Breaker Morant


Breaker Morant : biography

9 December 1864 – 27 February 1902

The other ranking officer at the fort was Captain Alfred Taylor, a special officer with the Army’s Intelligence Department. He had been selected and sent to Spelonken by Kitchener himself because of his knowledge of "the natives". In his book, Witton wrote that as far as the Africans were concerned:

Taylor had the power to order out patrols and, according to Witton, it was generally understood that Taylor was the commander at Spelonken, and that Taylor admitted as much in evidence at the court-martial. Taylor was, as Bleszynski notes, implicated in some of the killings in the case, yet was acquitted of all charges. His role is one of the most problematic aspects of the case.

By all accounts, Captain Robertson had great difficulty in maintaining discipline, and some of his troops ran wild — they looted a rum convoy, kept seized Boer livestock for themselves, and appropriated liquor and stills from the Boer farms they raided. According to George Witton’s account, the situation was bordering on mutiny by mid-year.

On 2 July 1901, Captain Taylor received word of a disturbing incident; a few days earlier, a group of six Boers had approached the fort, apparently intending to surrender, but they were intercepted by a British patrol led by Sergeant Major Morrison, and on his orders they were all disarmed, taken prisoner, and subsequently shot dead.

When this news reached Pietersburg, the Fort Edward detachment was recalled; after an enquiry, Robertson and Morrison were allowed to resign unconditionally. His squadron was replaced by a new one under the command of Captain Hunt and it included Lieutenants Morant, Handcock and Witton.

Literature on Morant: conflicting theories about the case: Facts and fiction

The story of Morant’s life, exploits, trial and execution have been examined in several books and numerous press and internet articles, but as noted above, each account varies very considerably from the other in both the facts presented and their interpretation. There are facts intermingled with fiction.

The most important primary source, the official records of the court-martial, vanished following the trial and their location remains a mystery. A report on the case from Kitchener to the Australian Governor-General (published in the Australian press on 7 April 1902) quotes Kitchener as saying that "the proceedings have been sent home" [i.e. to England]. Whatever their actual fate, the transcripts have not been seen since the trial and evidently not even the Australian government was granted access to them.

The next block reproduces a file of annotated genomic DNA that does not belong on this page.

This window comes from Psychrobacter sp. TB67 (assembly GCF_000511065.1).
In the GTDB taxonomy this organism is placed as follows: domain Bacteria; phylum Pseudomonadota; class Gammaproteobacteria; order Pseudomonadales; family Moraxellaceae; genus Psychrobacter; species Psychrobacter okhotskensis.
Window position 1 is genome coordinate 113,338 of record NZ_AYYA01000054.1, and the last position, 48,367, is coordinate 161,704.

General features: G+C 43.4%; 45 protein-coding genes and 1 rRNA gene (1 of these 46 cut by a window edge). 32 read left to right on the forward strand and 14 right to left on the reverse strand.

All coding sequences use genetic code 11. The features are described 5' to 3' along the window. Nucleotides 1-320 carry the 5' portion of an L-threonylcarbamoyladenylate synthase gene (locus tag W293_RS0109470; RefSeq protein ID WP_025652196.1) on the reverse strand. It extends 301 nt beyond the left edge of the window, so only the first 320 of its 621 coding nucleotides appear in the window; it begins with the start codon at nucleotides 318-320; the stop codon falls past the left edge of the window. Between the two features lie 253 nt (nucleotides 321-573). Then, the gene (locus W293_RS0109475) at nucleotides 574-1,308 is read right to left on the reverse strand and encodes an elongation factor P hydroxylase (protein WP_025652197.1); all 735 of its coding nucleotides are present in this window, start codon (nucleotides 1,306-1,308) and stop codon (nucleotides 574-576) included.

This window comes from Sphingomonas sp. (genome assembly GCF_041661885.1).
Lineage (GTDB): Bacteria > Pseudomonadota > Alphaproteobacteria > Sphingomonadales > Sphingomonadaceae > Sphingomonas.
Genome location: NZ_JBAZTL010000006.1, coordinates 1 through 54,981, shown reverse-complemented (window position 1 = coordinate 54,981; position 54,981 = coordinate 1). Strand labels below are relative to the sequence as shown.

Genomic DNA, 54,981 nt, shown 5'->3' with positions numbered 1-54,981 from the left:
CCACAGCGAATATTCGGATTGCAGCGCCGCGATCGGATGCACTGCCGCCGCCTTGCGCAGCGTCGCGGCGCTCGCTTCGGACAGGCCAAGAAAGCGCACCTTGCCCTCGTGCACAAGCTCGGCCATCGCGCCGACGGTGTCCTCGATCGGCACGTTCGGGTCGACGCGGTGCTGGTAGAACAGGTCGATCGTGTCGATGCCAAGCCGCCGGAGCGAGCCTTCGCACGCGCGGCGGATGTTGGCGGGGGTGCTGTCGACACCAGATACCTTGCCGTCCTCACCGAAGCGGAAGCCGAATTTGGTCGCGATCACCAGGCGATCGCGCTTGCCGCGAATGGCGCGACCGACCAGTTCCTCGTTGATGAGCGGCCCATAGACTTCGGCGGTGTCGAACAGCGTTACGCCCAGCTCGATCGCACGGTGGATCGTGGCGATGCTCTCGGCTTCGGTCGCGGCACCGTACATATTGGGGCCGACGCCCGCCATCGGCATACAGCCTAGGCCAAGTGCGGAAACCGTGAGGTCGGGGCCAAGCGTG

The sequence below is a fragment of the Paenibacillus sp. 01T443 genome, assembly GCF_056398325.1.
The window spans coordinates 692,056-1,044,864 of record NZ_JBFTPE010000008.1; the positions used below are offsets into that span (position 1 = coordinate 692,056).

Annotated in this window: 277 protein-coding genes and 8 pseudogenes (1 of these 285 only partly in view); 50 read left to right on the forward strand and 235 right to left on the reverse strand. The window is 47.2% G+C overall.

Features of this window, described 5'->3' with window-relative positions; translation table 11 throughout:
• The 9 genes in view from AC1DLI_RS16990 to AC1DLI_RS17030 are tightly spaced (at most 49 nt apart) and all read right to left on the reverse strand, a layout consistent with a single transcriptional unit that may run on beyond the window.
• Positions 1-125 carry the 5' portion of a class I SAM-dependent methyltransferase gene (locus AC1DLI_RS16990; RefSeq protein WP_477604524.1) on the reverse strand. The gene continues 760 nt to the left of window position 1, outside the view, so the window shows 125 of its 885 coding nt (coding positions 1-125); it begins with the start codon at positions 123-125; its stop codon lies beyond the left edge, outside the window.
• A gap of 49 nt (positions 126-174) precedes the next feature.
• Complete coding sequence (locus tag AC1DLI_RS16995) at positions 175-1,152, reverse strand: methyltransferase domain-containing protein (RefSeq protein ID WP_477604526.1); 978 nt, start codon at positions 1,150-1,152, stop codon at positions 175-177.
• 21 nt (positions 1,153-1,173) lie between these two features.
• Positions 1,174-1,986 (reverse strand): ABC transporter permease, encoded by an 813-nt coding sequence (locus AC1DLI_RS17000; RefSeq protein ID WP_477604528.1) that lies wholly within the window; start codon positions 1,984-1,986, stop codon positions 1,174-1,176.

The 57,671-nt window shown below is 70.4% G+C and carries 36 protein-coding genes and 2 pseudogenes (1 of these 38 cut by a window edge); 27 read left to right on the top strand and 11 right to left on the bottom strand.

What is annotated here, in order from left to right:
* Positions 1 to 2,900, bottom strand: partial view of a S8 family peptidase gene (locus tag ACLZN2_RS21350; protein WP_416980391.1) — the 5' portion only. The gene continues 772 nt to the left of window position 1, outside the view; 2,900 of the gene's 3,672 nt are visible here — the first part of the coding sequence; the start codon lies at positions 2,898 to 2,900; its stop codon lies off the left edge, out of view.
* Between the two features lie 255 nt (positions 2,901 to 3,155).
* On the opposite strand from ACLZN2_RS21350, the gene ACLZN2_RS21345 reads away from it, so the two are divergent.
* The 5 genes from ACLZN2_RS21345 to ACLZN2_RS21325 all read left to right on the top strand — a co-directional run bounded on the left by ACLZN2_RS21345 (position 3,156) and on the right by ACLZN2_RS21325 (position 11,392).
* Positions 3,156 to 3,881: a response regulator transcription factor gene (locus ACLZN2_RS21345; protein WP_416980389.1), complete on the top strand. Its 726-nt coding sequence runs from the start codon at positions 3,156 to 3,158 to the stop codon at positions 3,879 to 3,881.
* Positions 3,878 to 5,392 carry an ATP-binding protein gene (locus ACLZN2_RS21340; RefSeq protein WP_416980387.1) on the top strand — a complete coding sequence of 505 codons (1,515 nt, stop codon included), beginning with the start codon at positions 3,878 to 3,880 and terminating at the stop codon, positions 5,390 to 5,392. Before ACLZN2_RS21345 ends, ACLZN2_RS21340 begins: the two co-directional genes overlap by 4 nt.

In the ‘Afterword’ to the 1982 reprint of Witton’s book, G.A. Embleton states that:

" .. the British authorities have been approached by many researchers eager to examine the transcripts thought to be held by the War Office. Invariably these requests have been met with denials that the documents exist or pronouncements to the effect that they cannot be released until the year 2002 … It now appears that the papers never reached England … (it was) recently announced that the court-martial papers had been discovered in South Africa…"

A comprehensive record of the trial of Morant and Handcock, complete with a large number of depositions by members of the BVC and other witnesses of the deeds of Morant and Handcock, appears in Arthur Davey’s "Breaker Morant and the Bushveldt Carbineers" (Van Riebeeck Society, Cape Town 1987).

Charles Leach, a well-known South African historian, published his book "The Legend of Breaker Morant is DEAD and BURIED" in March 2012, with the subtitle "A South African version of the Bushveldt Carbineers in the Zoutpansberg, May 1901 – April 1902" after extensive research, including access to unpublished South African sources and documents of the Viljoen and Heese families. Joe West, a British Bushveldt Carbineers researcher describes the book as follows: "Charles Leach’s impressive research has revealed that the crimes of Morant and his associates were worse than originally thought. In today’s day and age Morant and Handcock plus several others would be arraigned before a War Crime Tribunal."